Hyundai Verna Review
Car tested: 2012 Hyundai Verna 1.6 CRDI Automatic
Price OTR Mumbai: Rs 13,67,940/-
Despite of being the only automatic in its segment, the Verna also happens to be the cheapest diesel automatic you can buy.
Long gone are the days when Hyundai cars would look typically Korean. Evolution and incorporation of Hyundai’s latest Fluidic design philosophy has completely changed the game for the Korean manufacturer with their cars sporting a more European form. The Fluidic Verna is clearly generations apart from its predecessor, the design is eye catching, forcing you to steal a second glance once in a while. The Hyundai Verna clearly spells success, this model commands a large waiting period inspite of Hyundai ramping up the production capacity. To have your own set of keys, you have have to hold your horses for a good six months or more for delivery. Looks aside, it is the only car in the segment to offer a diesel automatic variant. We take it for a spin and find out how good it gets.
The gearbox is the only differentiating factor between the manual and automatic variants. Everything else remains absolutely the same. Externally, you can look for the ‘Auto’ badge behind the front right wheel. Hyundai is said to be working towards offering automatic transmission in the lower variants in the coming months, this move will make the automatic variant more affordable and will also help the sale figures point north. These days customers prefer diesel cars, especially since the distance between the two fuels is increasing by the day with respect to cost. Bad road conditions, city traffic jams and the convenience of single foot driving work in favour of automatic cars and the Hyundai Verna comes across as a strong sole contender.
Verna’s automatic avatar hosts a four speed, single clutch automatic transmission, which has been lying in Hyundai’s backyard for a while. This 4 speed unit incorporates a slot shift mechanism and even though it may not seem lucrative on paper, its does a commendable job on the road. Since there are only 4 gears on hand, ratio’s are taller and widely spaced and thus the automatic variant does not accelerate as fast as its manual sibling or so does it feel. Having said this, the Hyundai Verna Automatic is less than a second slower than the manual to 100 kmph. The single clutch mechanism has an inherent lag between shifts but this is in acceptable limits. You may prefer to shift manually through the tiptronic function while overtaking on the highways. The 1.6 litre CRDI engine produces adequate power to get the job done satisfactorily with enough power on hand even in low speeds.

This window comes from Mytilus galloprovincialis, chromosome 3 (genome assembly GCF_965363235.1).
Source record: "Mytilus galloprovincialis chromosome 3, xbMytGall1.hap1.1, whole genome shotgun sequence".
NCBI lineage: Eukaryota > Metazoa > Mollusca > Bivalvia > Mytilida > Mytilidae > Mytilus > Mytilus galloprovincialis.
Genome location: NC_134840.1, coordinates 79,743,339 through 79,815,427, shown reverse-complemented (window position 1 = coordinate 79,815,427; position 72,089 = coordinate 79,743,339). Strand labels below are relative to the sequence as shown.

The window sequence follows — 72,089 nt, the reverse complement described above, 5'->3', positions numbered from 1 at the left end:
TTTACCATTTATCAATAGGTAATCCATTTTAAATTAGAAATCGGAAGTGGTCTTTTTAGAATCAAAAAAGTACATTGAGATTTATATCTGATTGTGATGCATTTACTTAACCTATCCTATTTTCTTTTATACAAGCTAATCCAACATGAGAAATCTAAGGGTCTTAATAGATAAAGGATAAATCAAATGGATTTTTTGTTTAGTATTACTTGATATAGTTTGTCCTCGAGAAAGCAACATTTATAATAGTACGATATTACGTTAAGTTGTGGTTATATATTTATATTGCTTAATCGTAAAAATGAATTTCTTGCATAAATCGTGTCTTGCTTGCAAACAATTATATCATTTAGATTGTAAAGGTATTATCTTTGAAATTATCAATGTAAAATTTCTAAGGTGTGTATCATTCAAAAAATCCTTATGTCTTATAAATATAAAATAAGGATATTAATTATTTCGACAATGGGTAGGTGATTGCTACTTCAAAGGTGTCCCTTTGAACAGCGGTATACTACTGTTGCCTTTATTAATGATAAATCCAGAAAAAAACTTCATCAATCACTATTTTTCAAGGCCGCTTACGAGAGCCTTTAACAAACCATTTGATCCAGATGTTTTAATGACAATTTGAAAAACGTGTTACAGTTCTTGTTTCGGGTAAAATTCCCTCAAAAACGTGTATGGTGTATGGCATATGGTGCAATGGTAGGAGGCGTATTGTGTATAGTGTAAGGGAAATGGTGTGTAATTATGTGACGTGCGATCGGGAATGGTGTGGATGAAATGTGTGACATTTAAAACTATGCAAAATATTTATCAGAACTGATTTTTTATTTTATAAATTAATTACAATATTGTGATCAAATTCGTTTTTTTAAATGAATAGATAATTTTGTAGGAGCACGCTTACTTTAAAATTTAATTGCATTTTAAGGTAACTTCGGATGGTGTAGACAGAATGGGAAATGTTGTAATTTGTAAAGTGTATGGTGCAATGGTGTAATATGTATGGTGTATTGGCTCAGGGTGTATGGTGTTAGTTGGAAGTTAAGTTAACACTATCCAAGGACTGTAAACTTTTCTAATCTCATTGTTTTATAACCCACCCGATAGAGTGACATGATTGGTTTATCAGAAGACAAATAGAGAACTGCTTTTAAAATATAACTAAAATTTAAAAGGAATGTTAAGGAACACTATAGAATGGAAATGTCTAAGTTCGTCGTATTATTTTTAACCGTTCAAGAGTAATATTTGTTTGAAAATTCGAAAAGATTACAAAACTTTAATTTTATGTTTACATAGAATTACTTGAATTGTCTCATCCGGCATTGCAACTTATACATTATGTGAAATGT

Manual mode reaps faster shifts and is more fun to drive but even in this mode the gearbox will upshift once you hit the rev limiter at a little over 4000 rpm. The automatic variant does not rev as freely as its manual counterpart which goes all the way to 5000 rpm. Engine refinement is brilliant and deserves a mention. The auto mode is best used in city or when you are out for a relaxing drive. Expect the fuel efficiency to drop by almost 2 kmpl in the city, on the highways, there is marginal difference between the mileage of the automatic and manual variants, thanks to the tall 4th gear. Expect around 12.5 kmpl in the city and around 16 kmpl on the highways.
The Verna automatic is far better than its predecessor and despite of being the only automatic in its segment, it also happens to be the cheapest diesel automatic you can buy. It may not score well on the highways but if you are looking for a city car, there is simply and quite literally, no competition at all. The good thing is, Hyundai is planing to offer the automatic gearbox in lower variants of the Verna, which will appeal to a large section of buyers.